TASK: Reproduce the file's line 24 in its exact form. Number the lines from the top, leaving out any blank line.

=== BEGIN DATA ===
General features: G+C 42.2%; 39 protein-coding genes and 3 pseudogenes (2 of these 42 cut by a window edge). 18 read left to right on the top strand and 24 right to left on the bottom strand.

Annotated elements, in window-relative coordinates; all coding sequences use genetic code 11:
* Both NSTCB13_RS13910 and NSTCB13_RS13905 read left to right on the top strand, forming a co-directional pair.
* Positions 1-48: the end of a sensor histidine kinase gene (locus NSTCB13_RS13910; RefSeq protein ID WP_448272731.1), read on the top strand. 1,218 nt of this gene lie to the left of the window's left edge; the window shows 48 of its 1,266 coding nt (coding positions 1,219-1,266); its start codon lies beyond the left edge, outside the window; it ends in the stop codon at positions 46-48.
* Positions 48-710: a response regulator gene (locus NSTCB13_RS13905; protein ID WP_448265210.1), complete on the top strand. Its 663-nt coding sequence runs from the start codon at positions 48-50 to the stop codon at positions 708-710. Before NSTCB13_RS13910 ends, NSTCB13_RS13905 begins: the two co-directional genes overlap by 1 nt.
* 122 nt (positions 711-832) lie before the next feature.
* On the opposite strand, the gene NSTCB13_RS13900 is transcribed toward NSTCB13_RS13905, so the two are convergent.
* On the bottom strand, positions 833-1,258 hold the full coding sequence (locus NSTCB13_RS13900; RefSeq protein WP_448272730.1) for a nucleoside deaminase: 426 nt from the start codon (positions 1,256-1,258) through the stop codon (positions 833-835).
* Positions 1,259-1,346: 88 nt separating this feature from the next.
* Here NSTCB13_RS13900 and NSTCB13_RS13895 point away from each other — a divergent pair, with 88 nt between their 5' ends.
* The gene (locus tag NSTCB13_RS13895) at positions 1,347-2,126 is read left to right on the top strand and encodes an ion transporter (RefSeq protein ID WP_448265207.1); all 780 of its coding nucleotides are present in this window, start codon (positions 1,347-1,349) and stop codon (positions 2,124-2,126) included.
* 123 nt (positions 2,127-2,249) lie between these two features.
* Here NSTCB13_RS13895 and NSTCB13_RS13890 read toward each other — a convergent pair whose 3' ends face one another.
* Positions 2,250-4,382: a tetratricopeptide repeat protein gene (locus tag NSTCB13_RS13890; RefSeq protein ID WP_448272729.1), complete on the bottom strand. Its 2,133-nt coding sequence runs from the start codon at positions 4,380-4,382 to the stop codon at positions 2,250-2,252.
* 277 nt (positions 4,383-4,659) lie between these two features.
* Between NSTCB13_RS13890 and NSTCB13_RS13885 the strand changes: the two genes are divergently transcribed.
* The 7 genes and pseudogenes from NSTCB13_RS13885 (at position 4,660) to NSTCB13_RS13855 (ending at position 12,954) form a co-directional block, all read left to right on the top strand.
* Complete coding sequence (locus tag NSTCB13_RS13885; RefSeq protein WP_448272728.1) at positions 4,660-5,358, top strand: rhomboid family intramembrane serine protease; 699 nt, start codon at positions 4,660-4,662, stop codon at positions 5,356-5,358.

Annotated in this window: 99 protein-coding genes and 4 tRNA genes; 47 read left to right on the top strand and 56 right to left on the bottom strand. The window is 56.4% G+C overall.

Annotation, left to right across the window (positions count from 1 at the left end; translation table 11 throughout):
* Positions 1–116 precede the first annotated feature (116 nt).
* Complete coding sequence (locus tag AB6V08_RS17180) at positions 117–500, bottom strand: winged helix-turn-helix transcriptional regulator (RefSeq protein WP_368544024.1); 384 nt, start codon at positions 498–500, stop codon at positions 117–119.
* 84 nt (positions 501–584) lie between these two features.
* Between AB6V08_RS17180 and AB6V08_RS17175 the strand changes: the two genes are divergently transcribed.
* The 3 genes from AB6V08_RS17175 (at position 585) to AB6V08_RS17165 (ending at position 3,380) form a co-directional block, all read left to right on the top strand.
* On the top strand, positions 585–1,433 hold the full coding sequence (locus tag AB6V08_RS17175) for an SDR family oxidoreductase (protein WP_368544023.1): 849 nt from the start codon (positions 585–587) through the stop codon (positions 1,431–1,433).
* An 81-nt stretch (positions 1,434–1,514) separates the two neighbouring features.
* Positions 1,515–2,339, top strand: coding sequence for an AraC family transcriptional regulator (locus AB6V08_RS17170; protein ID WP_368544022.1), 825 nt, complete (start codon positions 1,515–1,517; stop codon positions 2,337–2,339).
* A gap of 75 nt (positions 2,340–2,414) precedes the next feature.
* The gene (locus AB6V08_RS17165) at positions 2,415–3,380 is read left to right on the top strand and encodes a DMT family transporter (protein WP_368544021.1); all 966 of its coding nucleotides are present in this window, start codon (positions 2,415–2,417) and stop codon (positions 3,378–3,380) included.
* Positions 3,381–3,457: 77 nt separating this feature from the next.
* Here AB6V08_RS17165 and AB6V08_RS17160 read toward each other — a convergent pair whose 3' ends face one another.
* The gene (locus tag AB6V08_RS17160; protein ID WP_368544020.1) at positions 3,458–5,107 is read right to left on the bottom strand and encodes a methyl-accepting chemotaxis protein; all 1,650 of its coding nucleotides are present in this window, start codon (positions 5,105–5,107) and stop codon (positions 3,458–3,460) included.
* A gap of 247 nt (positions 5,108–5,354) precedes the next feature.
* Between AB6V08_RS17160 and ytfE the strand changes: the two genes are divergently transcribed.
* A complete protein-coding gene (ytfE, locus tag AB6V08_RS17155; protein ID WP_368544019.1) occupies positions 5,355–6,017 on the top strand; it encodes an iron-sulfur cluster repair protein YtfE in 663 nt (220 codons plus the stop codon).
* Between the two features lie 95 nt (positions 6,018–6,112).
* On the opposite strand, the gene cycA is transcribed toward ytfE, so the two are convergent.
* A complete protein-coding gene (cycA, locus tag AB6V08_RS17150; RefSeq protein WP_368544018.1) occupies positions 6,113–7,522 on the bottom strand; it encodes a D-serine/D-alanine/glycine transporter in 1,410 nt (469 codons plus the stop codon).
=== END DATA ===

* Between AB6V08_RS17180 and AB6V08_RS17175 the strand changes: the two genes are divergently transcribed.